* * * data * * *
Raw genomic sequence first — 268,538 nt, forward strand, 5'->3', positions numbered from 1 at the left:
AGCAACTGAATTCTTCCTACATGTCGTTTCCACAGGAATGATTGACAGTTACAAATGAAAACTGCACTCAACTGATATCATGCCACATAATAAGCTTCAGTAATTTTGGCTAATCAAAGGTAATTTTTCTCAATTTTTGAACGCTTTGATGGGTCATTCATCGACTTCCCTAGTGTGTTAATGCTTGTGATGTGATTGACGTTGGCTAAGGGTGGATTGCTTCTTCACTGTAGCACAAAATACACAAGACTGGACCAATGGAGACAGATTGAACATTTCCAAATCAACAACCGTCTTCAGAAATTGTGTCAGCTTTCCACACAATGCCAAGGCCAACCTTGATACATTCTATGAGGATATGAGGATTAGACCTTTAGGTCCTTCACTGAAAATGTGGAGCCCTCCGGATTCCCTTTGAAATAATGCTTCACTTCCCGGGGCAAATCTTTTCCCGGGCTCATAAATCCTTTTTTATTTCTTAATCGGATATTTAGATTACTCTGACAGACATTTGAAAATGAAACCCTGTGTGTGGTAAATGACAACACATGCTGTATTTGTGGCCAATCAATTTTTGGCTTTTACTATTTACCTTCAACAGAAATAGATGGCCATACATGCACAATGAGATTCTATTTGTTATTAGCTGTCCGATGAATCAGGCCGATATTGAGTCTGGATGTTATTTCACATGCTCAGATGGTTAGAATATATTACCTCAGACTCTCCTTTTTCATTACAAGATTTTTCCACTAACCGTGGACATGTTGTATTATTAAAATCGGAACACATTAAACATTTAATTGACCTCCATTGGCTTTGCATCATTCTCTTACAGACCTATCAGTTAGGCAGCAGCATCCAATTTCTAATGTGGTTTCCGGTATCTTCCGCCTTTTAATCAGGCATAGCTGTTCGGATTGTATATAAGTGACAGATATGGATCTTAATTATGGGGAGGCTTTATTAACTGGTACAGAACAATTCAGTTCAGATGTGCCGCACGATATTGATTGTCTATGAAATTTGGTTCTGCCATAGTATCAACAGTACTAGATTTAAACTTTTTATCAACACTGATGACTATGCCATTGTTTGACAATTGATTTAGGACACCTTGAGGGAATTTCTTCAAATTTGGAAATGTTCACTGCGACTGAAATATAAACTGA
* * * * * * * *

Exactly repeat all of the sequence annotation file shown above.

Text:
Raw genomic sequence first — 268,538 nt, forward strand, 5'->3', positions numbered from 1 at the left:
AGCAACTGAATTCTTCCTACATGTCGTTTCCACAGGAATGATTGACAGTTACAAATGAAAACTGCACTCAACTGATATCATGCCACATAATAAGCTTCAGTAATTTTGGCTAATCAAAGGTAATTTTTCTCAATTTTTGAACGCTTTGATGGGTCATTCATCGACTTCCCTAGTGTGTTAATGCTTGTGATGTGATTGACGTTGGCTAAGGGTGGATTGCTTCTTCACTGTAGCACAAAATACACAAGACTGGACCAATGGAGACAGATTGAACATTTCCAAATCAACAACCGTCTTCAGAAATTGTGTCAGCTTTCCACACAATGCCAAGGCCAACCTTGATACATTCTATGAGGATATGAGGATTAGACCTTTAGGTCCTTCACTGAAAATGTGGAGCCCTCCGGATTCCCTTTGAAATAATGCTTCACTTCCCGGGGCAAATCTTTTCCCGGGCTCATAAATCCTTTTTTATTTCTTAATCGGATATTTAGATTACTCTGACAGACATTTGAAAATGAAACCCTGTGTGTGGTAAATGACAACACATGCTGTATTTGTGGCCAATCAATTTTTGGCTTTTACTATTTACCTTCAACAGAAATAGATGGCCATACATGCACAATGAGATTCTATTTGTTATTAGCTGTCCGATGAATCAGGCCGATATTGAGTCTGGATGTTATTTCACATGCTCAGATGGTTAGAATATATTACCTCAGACTCTCCTTTTTCATTACAAGATTTTTCCACTAACCGTGGACATGTTGTATTATTAAAATCGGAACACATTAAACATTTAATTGACCTCCATTGGCTTTGCATCATTCTCTTACAGACCTATCAGTTAGGCAGCAGCATCCAATTTCTAATGTGGTTTCCGGTATCTTCCGCCTTTTAATCAGGCATAGCTGTTCGGATTGTATATAAGTGACAGATATGGATCTTAATTATGGGGAGGCTTTATTAACTGGTACAGAACAATTCAGTTCAGATGTGCCGCACGATATTGATTGTCTATGAAATTTGGTTCTGCCATAGTATCAACAGTACTAGATTTAAACTTTTTATCAACACTGATGACTATGCCATTGTTTGACAATTGATTTAGGACACCTTGAGGGAATTTCTTCAAATTTGGAAATGTTCACTGCGACTGAAATATAAACTGA